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CASE REPORT Table of Contents  
Ahead of print publication
Boxer's mouthguard to facilitate motor evoked potential monitoring during cervical intramedullary tumour excision: Protect and prevent rather than repair and repent!


 Department of Anaesthesiology, Division of Neuroanesthesia, P. D. Hinduja Hospital and Medical Research Centre, Mumbai, Maharashtra, India

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Date of Submission15-Aug-2022
Date of Acceptance15-Oct-2022
Date of Web Publication07-Nov-2022
 

  Abstract 


Intraoperative motor evoked potentials are being increasingly used in surgeries for the removal of spinal tumours. However, this useful monitoring is accompanied by risks such as bite injury to the tongue and oral mucosal soft tissues due to clenching of the teeth and jaws as the patient may not be completely under the effect of neuromuscular blocking agents, resulting in bleeding in the oropharynx. To prevent these complications, we conceptualised and utilised a boxer's mouthguard as a preventive protection during cervical intramedullary tumour excision surgery. Such mouthguards are routinely used in contact sports such as boxing but their clinical application in neuroanaesthesia has not been described. This use is a novel, economical, convenient, standardised and easy way of bite protection and preventing intraoperative tongue, soft-tissue injuries and airway complications.

Keywords: Boxer's mouthguard, motor evoked potential monitoring, neuroanaesthesia, spine


How to cite this URL:
Bedekar UP, Monteiro JN. Boxer's mouthguard to facilitate motor evoked potential monitoring during cervical intramedullary tumour excision: Protect and prevent rather than repair and repent!. Airway [Epub ahead of print] [cited 2022 Nov 28]. Available from: https://www.arwy.org/preprintarticle.asp?id=360524





  Introduction Top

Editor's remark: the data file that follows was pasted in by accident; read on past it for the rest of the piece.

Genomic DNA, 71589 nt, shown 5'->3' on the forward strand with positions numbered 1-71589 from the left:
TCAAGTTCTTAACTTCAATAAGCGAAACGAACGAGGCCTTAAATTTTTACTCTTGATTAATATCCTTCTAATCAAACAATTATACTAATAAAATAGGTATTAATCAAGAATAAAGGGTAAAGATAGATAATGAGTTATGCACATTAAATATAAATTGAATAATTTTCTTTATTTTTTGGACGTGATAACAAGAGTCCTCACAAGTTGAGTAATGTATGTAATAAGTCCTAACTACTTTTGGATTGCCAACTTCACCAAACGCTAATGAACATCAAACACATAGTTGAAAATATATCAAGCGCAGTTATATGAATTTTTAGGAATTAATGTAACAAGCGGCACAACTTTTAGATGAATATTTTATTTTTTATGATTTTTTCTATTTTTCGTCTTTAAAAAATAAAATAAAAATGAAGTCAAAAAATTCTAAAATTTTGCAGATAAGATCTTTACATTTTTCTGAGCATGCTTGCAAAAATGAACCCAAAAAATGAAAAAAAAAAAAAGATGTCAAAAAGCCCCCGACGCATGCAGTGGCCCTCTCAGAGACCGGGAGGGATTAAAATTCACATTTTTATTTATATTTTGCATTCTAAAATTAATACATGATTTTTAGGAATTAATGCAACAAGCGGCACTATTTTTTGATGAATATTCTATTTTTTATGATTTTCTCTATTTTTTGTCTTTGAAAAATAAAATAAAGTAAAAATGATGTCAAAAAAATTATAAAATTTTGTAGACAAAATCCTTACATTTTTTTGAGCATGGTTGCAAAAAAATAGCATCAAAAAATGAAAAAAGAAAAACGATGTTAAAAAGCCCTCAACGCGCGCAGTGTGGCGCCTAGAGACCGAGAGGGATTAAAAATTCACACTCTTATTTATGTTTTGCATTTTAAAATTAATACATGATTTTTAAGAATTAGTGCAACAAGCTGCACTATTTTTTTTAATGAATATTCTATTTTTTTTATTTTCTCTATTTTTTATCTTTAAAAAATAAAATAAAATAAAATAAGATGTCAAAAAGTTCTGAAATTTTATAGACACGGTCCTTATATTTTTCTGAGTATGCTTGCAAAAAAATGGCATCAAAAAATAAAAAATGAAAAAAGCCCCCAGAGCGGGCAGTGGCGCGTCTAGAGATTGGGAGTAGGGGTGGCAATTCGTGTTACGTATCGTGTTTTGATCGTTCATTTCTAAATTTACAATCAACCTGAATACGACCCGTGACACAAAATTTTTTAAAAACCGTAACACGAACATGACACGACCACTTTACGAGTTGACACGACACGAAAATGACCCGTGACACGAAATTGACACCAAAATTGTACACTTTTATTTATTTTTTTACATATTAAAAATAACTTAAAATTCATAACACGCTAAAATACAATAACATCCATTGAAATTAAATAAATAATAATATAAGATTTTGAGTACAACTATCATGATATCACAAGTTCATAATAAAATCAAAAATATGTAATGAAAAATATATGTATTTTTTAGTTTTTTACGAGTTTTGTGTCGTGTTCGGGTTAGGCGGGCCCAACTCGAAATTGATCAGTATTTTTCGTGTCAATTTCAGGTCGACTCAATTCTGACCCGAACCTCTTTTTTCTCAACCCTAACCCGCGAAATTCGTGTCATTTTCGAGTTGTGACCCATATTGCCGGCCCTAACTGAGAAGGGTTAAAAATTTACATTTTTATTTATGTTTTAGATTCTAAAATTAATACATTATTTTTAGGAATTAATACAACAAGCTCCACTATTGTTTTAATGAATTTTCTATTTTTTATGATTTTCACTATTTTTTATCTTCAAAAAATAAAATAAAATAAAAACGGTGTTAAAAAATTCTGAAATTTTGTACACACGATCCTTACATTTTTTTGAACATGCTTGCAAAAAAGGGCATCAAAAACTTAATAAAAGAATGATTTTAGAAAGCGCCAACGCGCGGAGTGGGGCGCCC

Intraoperative neuromonitoring with partial or no neuromuscular blocking agents is accompanied by risks such as bite injury to the tongue and oral mucosal soft tissues. We conceptualised and utilised a boxer's mouthguard as a preventive protection. Such mouthguards are routinely used in contact sports such as boxing but their clinical application in neuroanesthesia has not been previously described.


  Case Report Top


Intraoperative neuromonitoring with motor evoked potentials (MEPs) is used in spine surgeries. This leads to a variety of potential complications such as tongue injury, oral mucosal bleeding and airway oedema. Various protective strategies are being implemented to prevent these iatrogenic complications. A novel way to overcome this problem is being described in our case by the use of a boxer's mouthguard.

A 46-year-old woman with complaints of left shoulder pain, tingling and numbness for the past 8 months and left thigh, ankle and foot tingling for the past 4 months was diagnosed to have a lesion at the level of C6-C7 spine. She complained of difficulty in getting up from the squatting position and wearing slippers. She also complained of urinary incontinence for the past 20 days. There were no other comorbidities or known allergies. Except for the presence of buck teeth, her airway examination was normal. Muscle power was 4/5 in both the lower limbs. There was hypertonia in the lower limbs with exaggerated reflexes and plantar flexors. Routine haematological and serological investigations were normal. Magnetic resonance imaging revealed a hyperintense lesion 13 mm × 13 mm × 17 mm size at the level of C6-C7.